In a scientific breakthrough, researchers have revealed the biological mechanisms by which a family of proteins known as histone deacetylases (HDACs) activate immune system cells linked to inflammatory bowel disease (IBD) and other inflammatory diseases.

Psychology Research Women's Health - General
Published

Glial hyper-drive for triggering epileptic seizures      (via sciencedaily.com)     Original source 

When epileptic patients suffer seizures, their brain is undergoing repetitive and excessive neuronal firing. But what triggers this has stumped scientists for years. Now, researchers have used fluorescence calcium sensors to track astrocytes' role in epileptic seizures, finding that that astrocyte activity starts approximately 20 seconds before the onset of epileptic neuronal hyperactivity.

Crohn's Disease Today's Healthcare
Published

New Inflammatory Bowel Disease testing protocol could speed up diagnosis      (via sciencedaily.com)     Original source 

Patients with suspected inflammatory bowel disease (IBD) could benefit from better testing protocols that would reduce the need and lengthy wait for potentially unnecessary colonoscopies, a new study has found.

Women's Health - General
Published

Next-generation treatments hitch a ride into cancer cells      (via sciencedaily.com)     Original source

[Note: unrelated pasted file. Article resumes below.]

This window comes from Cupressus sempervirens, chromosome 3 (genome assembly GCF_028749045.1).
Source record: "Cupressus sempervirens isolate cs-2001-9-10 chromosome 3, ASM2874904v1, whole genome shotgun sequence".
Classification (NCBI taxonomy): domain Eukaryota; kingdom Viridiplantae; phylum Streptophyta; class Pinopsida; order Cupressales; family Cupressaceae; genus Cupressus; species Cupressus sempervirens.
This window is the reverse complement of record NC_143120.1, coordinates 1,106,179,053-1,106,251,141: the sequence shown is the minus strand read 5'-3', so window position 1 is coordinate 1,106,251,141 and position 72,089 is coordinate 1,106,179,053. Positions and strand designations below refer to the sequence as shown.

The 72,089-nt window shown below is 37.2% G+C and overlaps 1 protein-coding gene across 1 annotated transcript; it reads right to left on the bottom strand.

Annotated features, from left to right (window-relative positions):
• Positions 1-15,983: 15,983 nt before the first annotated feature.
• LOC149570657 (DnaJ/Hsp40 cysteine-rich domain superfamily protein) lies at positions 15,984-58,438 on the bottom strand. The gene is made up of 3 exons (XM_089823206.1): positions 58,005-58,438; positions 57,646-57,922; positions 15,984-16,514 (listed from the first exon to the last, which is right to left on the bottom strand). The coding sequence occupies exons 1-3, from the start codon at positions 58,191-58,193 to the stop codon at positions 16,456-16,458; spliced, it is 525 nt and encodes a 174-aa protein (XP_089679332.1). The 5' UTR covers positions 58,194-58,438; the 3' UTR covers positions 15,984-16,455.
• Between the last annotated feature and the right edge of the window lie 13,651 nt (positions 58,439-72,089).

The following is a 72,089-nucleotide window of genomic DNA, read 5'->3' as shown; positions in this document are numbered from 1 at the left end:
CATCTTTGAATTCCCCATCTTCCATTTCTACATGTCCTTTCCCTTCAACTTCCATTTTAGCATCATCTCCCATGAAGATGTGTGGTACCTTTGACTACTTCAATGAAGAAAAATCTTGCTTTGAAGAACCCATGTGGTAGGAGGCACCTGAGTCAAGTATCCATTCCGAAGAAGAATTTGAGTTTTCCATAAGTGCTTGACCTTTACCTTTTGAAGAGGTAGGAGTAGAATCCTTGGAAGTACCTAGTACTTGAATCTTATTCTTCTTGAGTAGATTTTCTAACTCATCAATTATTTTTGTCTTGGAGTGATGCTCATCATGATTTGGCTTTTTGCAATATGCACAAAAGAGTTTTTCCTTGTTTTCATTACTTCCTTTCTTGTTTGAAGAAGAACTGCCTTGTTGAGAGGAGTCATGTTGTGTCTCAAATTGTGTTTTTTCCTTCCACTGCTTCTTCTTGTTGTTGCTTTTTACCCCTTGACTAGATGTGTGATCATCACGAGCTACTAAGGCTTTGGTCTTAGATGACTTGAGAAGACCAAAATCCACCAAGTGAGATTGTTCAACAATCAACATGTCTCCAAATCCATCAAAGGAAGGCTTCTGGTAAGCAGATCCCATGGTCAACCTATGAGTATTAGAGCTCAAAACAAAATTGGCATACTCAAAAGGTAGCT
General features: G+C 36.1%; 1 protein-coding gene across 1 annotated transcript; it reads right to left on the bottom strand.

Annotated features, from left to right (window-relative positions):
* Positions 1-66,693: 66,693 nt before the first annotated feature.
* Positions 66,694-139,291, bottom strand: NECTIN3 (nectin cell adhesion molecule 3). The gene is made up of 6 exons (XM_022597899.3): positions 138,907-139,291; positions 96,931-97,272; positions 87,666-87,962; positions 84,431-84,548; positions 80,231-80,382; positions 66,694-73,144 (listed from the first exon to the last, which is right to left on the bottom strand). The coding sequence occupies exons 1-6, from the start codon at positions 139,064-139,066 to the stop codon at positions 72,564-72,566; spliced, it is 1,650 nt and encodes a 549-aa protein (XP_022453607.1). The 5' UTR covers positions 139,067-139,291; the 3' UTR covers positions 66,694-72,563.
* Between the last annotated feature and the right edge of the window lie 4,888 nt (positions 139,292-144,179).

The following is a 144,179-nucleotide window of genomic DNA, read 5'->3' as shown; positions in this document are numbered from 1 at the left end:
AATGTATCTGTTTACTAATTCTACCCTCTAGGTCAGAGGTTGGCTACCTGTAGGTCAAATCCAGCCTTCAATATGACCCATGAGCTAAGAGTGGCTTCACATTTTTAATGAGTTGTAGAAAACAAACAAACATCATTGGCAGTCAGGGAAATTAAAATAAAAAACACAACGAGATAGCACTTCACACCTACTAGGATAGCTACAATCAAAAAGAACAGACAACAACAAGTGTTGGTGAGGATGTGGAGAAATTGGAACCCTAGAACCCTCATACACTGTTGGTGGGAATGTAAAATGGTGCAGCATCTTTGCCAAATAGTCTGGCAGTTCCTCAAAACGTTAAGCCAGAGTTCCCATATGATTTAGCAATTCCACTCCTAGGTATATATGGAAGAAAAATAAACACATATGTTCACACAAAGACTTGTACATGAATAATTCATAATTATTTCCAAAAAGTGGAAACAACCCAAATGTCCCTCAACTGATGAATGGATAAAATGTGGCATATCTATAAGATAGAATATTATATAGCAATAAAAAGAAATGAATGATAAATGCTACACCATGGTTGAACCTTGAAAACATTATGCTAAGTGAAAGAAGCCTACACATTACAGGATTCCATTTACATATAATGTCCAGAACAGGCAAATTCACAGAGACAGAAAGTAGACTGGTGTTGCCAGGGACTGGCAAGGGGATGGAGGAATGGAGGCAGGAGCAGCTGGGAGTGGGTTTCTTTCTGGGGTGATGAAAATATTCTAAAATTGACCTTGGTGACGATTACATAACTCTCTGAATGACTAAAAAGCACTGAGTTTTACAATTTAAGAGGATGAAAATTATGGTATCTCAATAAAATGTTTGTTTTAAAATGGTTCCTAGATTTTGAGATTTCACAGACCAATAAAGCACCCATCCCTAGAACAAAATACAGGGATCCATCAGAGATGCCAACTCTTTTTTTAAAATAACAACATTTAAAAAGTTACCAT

Researchers found that a new activator called L687 induces cancer cells to accept delivery of antisense oligonucleotide (ASO) drugs. These drugs can treat cancer by blocking the transfer of messages from genes that encourage cancer growth. Previous methods to deliver ASOs into cells had only limited success. This research will help accelerate the development and delivery of novel ASO cancer therapies.

Today's Healthcare Women's Health - General
Published

Nasal spray safely treats recurrent abnormal heart rhythms, clinical trial suggests      (via sciencedaily.com)     Original source 

A clinical trial showed that a nasal spray that patients administer at home, without a physician, successfully and safely treated recurrent episodes of a condition that causes rapid abnormal heart rhythms. The study provides real-world evidence that a wide range of patients can safely and effectively use the experimental drug, called etripamil, to treat recurrent paroxysmal supraventricular tachycardia (PSVT) episodes at home, potentially sparing them the need for repeated hospital trips for more invasive treatments.

Chronic Illness Crohn's Disease Today's Healthcare
Published

Hope for treating autoimmune diseases      (via sciencedaily.com)     Original source